Art of social entrepreneurship inspires gender equality in India
Last month, the British Council and Diageo are launching phase two of their Young Women Social Entrepreneurship programme in India, which aims to unleash an army of over 2,000 women empowered with the skills to start social enterprises and simultaneously break down gender inequality. Pioneers Post’s Ellie Ward reports.
Take a sharp left from one of Delhi’s chaotic highways, walk through a maze of winding side streets and you’ll find a community of puppeteers rallying together to turn a family tradition into a sustainable enterprise.
For the Kathputli Colony in Shadipur, New Delhi, the art of puppetry has been a tradition upheld by families for hundreds of years. Now, by working with British Council Master Trainer and founder of the Happy Hands Foundation, Medhavi Gandhi, the women of this community are developing their business skills and building networks with universities, schools and corporates, who pay for them to perform plays about women’s rights and gender violence.
Medhavi launched Happy Hands in 2009 aged 22, when she and her friend invested the equivalent of around £50 each in raw materials and reached out to artisans creating traditional jewellery and other products.
Shadipur Colony is completely disconnected from Delhi’s main water and electricity systems. The average age of women getting married there is 17. “Our idea is to work with the community here to create an enterprise that is led by women, managed by women and involves women performers.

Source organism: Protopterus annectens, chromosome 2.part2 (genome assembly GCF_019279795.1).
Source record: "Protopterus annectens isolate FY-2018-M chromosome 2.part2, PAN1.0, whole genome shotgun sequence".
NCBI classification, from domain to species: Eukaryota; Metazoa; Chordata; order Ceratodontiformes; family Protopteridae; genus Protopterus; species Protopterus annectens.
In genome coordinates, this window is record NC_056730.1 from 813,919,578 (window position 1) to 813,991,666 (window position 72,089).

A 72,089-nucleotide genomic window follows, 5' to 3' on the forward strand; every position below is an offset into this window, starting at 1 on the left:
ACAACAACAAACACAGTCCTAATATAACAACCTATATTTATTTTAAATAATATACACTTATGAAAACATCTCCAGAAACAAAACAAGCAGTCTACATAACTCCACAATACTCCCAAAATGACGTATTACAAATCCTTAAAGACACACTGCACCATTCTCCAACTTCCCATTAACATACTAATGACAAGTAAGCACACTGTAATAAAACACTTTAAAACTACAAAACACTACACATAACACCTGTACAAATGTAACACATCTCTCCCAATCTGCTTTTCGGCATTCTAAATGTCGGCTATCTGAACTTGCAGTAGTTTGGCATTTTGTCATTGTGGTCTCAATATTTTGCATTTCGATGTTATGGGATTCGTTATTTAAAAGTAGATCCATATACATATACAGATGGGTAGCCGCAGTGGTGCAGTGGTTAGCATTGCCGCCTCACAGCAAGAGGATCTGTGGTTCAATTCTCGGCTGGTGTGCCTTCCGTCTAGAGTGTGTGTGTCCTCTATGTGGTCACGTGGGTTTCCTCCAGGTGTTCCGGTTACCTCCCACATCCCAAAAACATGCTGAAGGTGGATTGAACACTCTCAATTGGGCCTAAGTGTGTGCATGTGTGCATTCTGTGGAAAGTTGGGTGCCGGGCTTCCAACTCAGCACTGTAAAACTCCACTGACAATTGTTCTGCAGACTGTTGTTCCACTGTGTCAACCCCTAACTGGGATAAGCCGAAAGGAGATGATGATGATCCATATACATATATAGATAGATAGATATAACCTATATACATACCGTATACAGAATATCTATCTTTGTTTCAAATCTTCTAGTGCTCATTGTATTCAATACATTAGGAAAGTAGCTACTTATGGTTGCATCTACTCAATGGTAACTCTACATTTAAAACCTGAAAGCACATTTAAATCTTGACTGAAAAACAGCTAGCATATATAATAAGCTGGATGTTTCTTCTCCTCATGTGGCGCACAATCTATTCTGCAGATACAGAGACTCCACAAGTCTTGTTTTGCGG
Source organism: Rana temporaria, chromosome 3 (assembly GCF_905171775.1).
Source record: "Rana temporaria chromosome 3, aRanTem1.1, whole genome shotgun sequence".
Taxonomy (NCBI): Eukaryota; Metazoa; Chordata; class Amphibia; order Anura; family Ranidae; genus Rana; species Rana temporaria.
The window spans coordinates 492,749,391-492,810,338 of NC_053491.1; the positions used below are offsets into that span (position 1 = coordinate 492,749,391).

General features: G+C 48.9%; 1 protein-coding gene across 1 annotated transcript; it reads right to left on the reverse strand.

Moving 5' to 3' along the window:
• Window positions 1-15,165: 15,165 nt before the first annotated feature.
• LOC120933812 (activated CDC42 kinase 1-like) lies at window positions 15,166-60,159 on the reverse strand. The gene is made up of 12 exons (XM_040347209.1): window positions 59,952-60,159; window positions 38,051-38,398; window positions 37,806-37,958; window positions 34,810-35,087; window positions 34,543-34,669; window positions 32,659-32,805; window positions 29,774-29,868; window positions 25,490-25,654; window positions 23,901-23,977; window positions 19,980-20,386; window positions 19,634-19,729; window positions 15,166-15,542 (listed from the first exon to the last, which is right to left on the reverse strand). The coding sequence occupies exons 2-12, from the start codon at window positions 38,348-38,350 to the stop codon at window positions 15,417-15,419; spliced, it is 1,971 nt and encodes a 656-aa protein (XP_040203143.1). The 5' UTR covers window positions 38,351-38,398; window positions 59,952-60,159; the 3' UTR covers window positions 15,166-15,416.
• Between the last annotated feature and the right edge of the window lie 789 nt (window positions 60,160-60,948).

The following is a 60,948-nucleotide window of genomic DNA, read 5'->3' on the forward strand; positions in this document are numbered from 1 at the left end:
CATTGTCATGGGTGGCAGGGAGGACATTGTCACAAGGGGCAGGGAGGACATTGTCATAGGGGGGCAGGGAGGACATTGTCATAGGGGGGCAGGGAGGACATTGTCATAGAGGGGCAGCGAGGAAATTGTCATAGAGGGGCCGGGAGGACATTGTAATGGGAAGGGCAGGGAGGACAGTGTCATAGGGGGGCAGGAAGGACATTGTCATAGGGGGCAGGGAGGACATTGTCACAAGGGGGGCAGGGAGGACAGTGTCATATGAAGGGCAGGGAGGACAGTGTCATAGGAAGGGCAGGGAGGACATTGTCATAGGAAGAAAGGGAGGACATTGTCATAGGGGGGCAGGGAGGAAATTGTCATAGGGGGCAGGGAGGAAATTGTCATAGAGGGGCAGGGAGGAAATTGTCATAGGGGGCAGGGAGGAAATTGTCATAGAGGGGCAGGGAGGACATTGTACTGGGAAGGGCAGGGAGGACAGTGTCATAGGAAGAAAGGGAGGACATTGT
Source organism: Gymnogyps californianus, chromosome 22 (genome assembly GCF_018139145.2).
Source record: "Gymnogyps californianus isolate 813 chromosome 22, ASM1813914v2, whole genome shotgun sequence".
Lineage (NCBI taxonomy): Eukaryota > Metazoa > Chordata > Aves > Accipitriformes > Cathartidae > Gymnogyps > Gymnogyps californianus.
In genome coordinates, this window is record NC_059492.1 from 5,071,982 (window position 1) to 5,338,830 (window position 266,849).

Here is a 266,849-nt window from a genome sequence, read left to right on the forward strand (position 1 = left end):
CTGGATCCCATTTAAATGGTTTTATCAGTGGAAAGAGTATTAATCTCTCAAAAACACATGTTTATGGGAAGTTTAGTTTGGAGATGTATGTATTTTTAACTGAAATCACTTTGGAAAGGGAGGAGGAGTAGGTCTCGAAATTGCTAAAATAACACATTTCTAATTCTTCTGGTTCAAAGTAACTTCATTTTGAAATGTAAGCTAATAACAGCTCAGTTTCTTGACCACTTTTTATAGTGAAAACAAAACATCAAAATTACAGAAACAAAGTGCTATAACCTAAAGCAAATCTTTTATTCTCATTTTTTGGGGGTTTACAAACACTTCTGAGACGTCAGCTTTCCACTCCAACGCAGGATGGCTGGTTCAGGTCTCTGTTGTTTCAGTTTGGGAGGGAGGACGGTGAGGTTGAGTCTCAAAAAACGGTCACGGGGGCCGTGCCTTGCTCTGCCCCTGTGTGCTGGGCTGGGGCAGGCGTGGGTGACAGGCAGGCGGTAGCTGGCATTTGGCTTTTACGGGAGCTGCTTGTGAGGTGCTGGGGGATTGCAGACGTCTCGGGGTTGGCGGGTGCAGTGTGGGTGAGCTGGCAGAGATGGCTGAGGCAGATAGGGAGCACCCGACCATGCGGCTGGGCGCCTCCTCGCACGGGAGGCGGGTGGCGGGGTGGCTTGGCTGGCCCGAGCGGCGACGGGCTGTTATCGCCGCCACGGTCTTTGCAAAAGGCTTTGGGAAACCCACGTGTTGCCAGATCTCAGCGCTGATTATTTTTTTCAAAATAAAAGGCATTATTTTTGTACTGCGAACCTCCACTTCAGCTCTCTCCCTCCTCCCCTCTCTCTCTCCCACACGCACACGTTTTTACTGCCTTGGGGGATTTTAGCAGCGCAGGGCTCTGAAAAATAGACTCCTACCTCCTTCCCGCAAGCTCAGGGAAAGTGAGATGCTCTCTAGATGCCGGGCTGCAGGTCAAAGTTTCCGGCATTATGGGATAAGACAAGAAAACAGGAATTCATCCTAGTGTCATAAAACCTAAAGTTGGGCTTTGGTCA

“It’s ironic that although the plays they perform here are mostly based on women’s rights and gender violence, many of their own women can’t express themselves.
“We have to be careful not to create division though. We often find that a husband may allow his wife to be part of the business, but his mother may not be comfortable with her daughter-in-law doing that.”
Medhavi also says that education has been a barrier for her team. “A lot of the women we work with are not comfortable with computers. For a long time they relied on us to conduct communication on their behalf. We’ve tried to encourage telephone communication with partners, as opposed to emails, to try and solve this.”
Shadipur Colony, New Dehli. Photo credit: Pioneers Post
Tackling inequality with entrepreneurship